CS Distinguished Speaker Series

Yi Chang, Huawei Research America

Friday, September 15, 2017

3:30 PM in Rice Hall Auditorium

Host: Hongning Wang

Title: Improving Relevance Ranking for Search Engines

Relevance ranking of search engine is a billion-dollar challenge, while there is a disadvantage of backwardness in web search competition. Learning to rank algorithms could effectively improve relevance ranking, yet it is a systematic effort to continuously improve the relevance of a search engine. In this talk, I will introduce the background and the most recent advances in this topic, in particular, three key techniques: ranking functions, semantic matching features and query rewriting. The major part of this talk is based on our KDD’2016 Best Paper Award (Applied Data Science Track).

About the speaker:  
Dr. Yi Chang is a Technical Vice President at Huawei Research America, where he is leading Huawei’s newly built Search Technology Lab. He was at Yahoo Research from 2006 to 2016, where he was a research director, and in charge of relevance of Yahoo’s web search engine and vertical search engines. He has broad research interests on information retrieval, data mining, applied machine learning, and natural language processing. He has published more than 100 research papers in premium conferences or journals, and received the Best Paper Award on WSDM’2016, the Best Paper Award on KDD’2016 separately. He has actively involved in multiple academia services, and he will serve as the general chair of WSDM’2018.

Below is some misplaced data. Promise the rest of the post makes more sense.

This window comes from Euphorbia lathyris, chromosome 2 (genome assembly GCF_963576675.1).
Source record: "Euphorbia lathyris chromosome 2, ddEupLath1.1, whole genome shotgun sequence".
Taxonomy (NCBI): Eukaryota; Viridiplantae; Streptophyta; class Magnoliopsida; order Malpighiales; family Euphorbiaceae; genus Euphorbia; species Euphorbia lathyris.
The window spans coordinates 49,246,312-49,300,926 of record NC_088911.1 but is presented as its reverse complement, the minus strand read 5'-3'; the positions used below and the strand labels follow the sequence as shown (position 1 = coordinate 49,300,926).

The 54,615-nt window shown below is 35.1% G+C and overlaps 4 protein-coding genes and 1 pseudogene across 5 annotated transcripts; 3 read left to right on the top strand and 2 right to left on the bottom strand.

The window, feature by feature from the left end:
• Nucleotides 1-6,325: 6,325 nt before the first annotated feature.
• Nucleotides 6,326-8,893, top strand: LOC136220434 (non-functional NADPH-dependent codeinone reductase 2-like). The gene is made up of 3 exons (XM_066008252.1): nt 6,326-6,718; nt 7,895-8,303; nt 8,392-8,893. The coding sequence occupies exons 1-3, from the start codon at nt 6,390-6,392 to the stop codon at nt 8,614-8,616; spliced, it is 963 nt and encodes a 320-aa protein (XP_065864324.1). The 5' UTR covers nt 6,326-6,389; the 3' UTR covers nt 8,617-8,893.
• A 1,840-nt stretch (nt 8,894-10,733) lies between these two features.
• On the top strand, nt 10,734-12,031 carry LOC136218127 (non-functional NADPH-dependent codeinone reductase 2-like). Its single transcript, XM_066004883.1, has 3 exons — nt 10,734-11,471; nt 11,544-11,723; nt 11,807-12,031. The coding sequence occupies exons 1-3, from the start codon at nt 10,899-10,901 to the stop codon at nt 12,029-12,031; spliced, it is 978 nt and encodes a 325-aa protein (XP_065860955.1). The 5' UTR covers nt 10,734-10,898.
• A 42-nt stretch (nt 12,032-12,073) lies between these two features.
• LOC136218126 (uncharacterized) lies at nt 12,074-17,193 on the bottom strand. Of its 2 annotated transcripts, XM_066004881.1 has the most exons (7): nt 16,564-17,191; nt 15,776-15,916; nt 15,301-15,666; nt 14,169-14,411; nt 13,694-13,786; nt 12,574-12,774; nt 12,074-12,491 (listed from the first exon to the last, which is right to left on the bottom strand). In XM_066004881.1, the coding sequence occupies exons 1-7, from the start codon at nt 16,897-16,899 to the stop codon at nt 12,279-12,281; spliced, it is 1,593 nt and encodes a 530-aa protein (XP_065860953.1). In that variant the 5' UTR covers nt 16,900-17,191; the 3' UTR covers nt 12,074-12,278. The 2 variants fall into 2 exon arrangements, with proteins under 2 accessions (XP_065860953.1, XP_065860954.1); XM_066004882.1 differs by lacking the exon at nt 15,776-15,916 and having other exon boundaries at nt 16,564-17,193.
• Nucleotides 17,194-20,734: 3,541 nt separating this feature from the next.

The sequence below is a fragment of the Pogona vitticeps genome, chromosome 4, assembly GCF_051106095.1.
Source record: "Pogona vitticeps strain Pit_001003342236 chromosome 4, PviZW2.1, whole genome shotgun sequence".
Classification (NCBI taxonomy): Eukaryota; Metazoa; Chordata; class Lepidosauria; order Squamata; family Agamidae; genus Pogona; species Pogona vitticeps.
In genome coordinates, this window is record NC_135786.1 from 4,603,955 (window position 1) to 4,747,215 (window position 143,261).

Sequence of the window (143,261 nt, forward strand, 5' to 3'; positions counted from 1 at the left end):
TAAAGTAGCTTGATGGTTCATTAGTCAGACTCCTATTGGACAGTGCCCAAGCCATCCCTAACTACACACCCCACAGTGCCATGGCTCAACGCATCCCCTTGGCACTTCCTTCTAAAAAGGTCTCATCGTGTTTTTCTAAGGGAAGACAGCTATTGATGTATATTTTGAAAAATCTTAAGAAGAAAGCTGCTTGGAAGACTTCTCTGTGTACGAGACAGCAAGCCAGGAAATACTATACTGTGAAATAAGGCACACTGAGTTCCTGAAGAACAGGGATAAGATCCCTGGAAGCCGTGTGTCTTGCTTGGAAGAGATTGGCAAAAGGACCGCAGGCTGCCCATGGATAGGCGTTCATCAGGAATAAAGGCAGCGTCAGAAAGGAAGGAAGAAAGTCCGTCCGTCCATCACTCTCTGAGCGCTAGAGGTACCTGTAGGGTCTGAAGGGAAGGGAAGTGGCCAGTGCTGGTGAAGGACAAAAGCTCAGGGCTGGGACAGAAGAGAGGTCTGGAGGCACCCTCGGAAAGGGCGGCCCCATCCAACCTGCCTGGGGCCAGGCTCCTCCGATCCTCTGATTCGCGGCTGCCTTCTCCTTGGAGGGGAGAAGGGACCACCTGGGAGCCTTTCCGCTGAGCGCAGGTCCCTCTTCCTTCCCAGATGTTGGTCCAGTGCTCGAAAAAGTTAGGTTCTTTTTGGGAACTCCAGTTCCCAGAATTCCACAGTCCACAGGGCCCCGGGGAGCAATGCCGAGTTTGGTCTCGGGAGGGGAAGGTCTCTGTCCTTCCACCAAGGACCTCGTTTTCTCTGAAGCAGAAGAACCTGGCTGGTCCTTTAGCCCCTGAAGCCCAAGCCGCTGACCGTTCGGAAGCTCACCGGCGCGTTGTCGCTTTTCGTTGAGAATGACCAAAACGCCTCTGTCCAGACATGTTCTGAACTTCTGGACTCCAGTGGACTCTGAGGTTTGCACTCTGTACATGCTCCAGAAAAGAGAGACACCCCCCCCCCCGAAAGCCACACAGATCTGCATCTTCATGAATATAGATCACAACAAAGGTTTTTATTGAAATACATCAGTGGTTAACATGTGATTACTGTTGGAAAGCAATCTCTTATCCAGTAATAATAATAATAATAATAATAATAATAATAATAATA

Yuchi Tian: PhD Qualifying Exam Presentation

Monday, September 18, 2017 at 10:00 am in Rice 204



Committee Members: Baishakhi Ray (Advisor), Mary Lou Soffa (Chair), David Evans, and Samira Khan.

Title: Automatically Diagnosing and Repairing Error Handling Bugs in C

Correct error handling is essential for building reliable and secure systems. Unfortunately, low-level languages like C often do not support any error handling primitives and leave it up to the developers to create their own mechanisms for error propagation and handling. However, in practice, the developers often make mistakes while writing the repetitive and tedious error handling code and inadvertently introduce bugs. Such error handling bugs often have severe consequences undermining the security and reliability of the affected systems. Fixing these bugs is also tiring—they are repetitive and cumbersome to implement. Therefore, it is crucial to develop tool supports for automatically detecting and fixing error handling bugs.